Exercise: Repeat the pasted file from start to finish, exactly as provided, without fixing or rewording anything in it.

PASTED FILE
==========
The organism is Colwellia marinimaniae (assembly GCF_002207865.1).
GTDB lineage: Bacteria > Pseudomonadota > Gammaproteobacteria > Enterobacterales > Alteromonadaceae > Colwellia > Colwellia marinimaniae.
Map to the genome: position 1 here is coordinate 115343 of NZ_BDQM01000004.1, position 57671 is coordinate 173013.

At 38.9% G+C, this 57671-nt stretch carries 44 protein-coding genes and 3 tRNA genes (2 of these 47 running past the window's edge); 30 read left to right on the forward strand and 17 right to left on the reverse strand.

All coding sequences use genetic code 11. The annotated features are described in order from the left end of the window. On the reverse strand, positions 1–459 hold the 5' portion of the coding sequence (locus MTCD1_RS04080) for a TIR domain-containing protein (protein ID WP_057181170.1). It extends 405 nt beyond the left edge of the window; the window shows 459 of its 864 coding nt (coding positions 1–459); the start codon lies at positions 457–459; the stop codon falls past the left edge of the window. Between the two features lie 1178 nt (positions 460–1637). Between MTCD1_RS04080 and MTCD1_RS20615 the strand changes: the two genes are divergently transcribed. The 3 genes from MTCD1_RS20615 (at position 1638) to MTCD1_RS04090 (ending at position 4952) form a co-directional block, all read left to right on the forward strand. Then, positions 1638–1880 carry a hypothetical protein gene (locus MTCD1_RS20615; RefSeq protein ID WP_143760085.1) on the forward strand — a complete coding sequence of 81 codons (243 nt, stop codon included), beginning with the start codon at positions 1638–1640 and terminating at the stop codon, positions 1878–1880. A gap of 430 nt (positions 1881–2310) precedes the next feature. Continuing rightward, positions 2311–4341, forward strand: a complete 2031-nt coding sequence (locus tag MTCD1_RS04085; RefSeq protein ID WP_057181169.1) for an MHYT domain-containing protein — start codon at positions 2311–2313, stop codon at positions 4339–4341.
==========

The organism is Colwellia marinimaniae (assembly GCF_002207865.1).
GTDB lineage: Bacteria > Pseudomonadota > Gammaproteobacteria > Enterobacterales > Alteromonadaceae > Colwellia > Colwellia marinimaniae.
Map to the genome: position 1 here is coordinate 115343 of NZ_BDQM01000004.1, position 57671 is coordinate 173013.

At 38.9% G+C, this 57671-nt stretch carries 44 protein-coding genes and 3 tRNA genes (2 of these 47 running past the window's edge); 30 read left to right on the forward strand and 17 right to left on the reverse strand.

All coding sequences use genetic code 11. The annotated features are described in order from the left end of the window. On the reverse strand, positions 1–459 hold the 5' portion of the coding sequence (locus MTCD1_RS04080) for a TIR domain-containing protein (protein ID WP_057181170.1). It extends 405 nt beyond the left edge of the window; the window shows 459 of its 864 coding nt (coding positions 1–459); the start codon lies at positions 457–459; the stop codon falls past the left edge of the window. Between the two features lie 1178 nt (positions 460–1637). Between MTCD1_RS04080 and MTCD1_RS20615 the strand changes: the two genes are divergently transcribed. The 3 genes from MTCD1_RS20615 (at position 1638) to MTCD1_RS04090 (ending at position 4952) form a co-directional block, all read left to right on the forward strand. Then, positions 1638–1880 carry a hypothetical protein gene (locus MTCD1_RS20615; RefSeq protein ID WP_143760085.1) on the forward strand — a complete coding sequence of 81 codons (243 nt, stop codon included), beginning with the start codon at positions 1638–1640 and terminating at the stop codon, positions 1878–1880. A gap of 430 nt (positions 1881–2310) precedes the next feature. Continuing rightward, positions 2311–4341, forward strand: a complete 2031-nt coding sequence (locus tag MTCD1_RS04085; RefSeq protein ID WP_057181169.1) for an MHYT domain-containing protein — start codon at positions 2311–2313, stop codon at positions 4339–4341.